A WOMAN from Penarth has arranged for more than 30 Ukrainians to come into the area for refuge from Putin’s sickening war.

Sian Fox, who runs the popular Foxy’s Café, on Victoria Road, was compelled to help after she watched in horror as the war broke out.

It comes as Ukrainian President Volodymyr Zelensky made his first UK visit since Russia's invasion.

On February 8, Zelensky received a red carpet welcome, holding talks with the British prime minister in Downing Street, having an audience with King Charles, and making a speech to Parliament.

Back in Penarth, Sian doesn’t pull out the red carpet, but something much more important; a safe space for Ukrainians to live.

Sian was with her family when the war began.

“I was sitting with my mother,” said Sian. “It remined us of my mother’s sister, my aunt, who was displaced and had to flee London during WW2 when the Nazis were bombing.”

Sian’s daughter Carys was sceptical that her mother could do anything to help, but the next day Sian rang to tell her she had volunteered as a host.

Sian went on the UK wide Homes for Ukraine scheme and found Ukrainians who are looking for refuge, then contacted them through Facebook (often relying on Google Translate).

So far Sian hosts Yana and her son Kostia, who goes to Fairfield School, and is said to be picking up Welsh as well as English.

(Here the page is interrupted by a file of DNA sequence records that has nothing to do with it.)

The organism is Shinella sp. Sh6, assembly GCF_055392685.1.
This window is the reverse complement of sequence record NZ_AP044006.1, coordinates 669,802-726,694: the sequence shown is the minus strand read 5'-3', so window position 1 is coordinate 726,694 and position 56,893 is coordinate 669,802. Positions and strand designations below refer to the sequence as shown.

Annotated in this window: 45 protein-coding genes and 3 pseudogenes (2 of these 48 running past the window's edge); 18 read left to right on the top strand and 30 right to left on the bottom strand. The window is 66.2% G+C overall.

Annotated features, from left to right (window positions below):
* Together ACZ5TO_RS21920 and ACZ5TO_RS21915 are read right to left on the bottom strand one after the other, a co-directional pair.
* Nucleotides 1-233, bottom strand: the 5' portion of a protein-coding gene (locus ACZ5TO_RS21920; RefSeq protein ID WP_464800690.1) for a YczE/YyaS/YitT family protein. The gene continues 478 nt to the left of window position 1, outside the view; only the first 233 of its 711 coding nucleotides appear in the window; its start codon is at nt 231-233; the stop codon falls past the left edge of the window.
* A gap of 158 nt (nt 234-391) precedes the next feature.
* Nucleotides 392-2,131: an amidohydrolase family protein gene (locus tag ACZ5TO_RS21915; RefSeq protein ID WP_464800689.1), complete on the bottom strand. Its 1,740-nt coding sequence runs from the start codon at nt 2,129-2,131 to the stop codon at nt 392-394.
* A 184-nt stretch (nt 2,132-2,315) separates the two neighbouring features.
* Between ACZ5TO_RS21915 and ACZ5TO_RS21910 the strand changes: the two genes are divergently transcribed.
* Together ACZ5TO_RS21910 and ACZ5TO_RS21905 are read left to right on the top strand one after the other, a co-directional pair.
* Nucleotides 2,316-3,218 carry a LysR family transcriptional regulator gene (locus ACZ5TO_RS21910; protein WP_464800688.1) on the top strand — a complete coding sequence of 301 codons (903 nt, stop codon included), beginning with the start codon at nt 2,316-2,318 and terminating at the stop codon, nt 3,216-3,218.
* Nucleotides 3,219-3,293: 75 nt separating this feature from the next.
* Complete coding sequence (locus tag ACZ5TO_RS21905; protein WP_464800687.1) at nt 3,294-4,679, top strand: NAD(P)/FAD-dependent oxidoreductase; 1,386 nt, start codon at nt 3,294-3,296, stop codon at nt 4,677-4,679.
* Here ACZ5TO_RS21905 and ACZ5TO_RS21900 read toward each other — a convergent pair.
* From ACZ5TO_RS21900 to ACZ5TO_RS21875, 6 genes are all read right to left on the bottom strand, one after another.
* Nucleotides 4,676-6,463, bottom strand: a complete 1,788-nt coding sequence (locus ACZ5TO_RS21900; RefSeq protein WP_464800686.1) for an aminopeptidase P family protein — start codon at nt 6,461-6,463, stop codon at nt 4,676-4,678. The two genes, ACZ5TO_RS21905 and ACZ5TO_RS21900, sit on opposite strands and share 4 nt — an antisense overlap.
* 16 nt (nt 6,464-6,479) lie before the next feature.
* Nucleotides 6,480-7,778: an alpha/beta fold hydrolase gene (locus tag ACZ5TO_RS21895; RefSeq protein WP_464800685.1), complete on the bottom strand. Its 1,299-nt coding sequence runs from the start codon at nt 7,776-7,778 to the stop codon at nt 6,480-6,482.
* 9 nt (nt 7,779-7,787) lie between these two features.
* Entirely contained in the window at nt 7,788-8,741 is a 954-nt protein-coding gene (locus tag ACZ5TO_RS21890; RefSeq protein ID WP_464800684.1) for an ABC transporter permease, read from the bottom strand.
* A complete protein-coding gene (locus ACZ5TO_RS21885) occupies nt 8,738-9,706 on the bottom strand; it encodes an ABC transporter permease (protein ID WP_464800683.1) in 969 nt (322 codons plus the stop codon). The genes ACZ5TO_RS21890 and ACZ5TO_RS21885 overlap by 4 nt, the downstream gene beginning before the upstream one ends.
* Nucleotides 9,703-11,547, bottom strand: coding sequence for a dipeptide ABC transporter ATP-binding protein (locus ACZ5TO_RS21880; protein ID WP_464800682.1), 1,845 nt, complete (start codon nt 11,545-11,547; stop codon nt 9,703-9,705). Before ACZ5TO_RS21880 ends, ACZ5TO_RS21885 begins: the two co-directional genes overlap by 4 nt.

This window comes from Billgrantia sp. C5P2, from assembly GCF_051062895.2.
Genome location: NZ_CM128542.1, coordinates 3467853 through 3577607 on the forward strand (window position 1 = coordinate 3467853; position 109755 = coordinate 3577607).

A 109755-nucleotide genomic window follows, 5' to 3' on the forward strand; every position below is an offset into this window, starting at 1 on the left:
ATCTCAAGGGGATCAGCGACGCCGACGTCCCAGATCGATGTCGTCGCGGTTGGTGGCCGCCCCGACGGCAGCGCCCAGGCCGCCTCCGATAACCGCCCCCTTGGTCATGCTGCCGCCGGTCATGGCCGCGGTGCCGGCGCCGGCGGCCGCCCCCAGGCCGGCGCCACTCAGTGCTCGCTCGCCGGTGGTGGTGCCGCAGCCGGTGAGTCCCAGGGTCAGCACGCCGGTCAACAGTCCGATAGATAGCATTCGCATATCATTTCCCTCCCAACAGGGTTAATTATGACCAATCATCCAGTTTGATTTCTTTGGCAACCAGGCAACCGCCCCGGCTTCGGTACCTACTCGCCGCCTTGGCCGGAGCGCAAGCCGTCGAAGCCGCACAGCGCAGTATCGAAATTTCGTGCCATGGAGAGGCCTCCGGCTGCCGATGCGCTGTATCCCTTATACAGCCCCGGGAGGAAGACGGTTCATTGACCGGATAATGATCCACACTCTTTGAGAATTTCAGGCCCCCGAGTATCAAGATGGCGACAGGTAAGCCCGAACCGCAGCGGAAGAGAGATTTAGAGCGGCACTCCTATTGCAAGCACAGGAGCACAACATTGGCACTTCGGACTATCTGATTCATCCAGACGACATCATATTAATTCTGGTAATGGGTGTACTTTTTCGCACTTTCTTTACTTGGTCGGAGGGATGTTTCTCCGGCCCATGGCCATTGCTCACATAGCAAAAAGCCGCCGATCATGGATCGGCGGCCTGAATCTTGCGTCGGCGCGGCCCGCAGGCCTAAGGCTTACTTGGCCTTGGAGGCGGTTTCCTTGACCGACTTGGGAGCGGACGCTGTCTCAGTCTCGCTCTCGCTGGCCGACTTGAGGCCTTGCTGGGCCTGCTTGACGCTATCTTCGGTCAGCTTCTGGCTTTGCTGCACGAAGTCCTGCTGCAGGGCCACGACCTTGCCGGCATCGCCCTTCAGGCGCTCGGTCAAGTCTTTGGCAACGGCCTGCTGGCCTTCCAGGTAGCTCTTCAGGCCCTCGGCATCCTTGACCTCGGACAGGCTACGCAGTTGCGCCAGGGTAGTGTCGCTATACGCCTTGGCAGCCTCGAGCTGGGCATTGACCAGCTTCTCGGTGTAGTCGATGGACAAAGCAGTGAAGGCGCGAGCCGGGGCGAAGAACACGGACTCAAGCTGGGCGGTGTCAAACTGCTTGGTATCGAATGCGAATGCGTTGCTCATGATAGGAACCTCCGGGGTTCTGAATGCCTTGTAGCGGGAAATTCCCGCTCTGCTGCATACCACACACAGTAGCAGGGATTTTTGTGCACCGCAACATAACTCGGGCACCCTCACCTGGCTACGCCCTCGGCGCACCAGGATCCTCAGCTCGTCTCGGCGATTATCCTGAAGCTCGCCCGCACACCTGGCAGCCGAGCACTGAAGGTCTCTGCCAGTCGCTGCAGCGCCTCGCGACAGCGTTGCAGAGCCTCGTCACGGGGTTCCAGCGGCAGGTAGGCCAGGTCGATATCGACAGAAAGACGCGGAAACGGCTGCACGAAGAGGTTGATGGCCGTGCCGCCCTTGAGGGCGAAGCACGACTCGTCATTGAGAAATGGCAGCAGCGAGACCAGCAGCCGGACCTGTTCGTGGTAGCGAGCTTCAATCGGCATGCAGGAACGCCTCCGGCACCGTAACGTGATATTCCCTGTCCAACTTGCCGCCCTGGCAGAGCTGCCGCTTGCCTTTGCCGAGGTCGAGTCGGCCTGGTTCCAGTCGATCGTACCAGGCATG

Sian also employs Yuri at her café. Yuri’s story is a hard one, his home city being the ill-fated Mariupol.

On February 24, Mariupol went through an infamous three month siege which largely destroyed the city. On May 16 Ukrainian troops who remained in the city surrendered at Azovstal Iron and Steel Works, with Russia securing complete control of the area.

Yuri questions whether he will ever go back, however he has managed to make south Wales his home, finding a flat in Barry.

Penarth Times:

(Sian with Yuri who may never return to Ukraine)

Penarth Times:

(On February 8, Ukrainian President Volodymyr Zelensky made his first UK visit since Russia's invasion. Photo PA)

Sian has been so compelled to help that she set up the Facebook group Homes and help for Ukrainians – Penarth.

So far she has managed to get 20 people to join and share their living spaces in various houses around the town.

The first Ukrainians to arrive were two sisters with children back in May, and since then Ukrainians have been taking up refuge in the area monthly ever since.

Sian says it was absolutely the right thing for her to do, while Carys says she enjoys the Ukrainians company in their home.

“Mum was like the war is terrible and I was like you are not going to do anything about it and she rang back the next day and said I have just signed up to host Ukrainians,” explained Carys.

“I love the Ukrainians. We get on so well. I am so happy my mum did it in the end.”

If you wish to look into hosting Ukranians you can go through the Vale of Glamorgan Council’s scheme Support for Ukraine at valeofglamorgan.gov.uk/en/our_council/Support-for-Ukraine.aspx.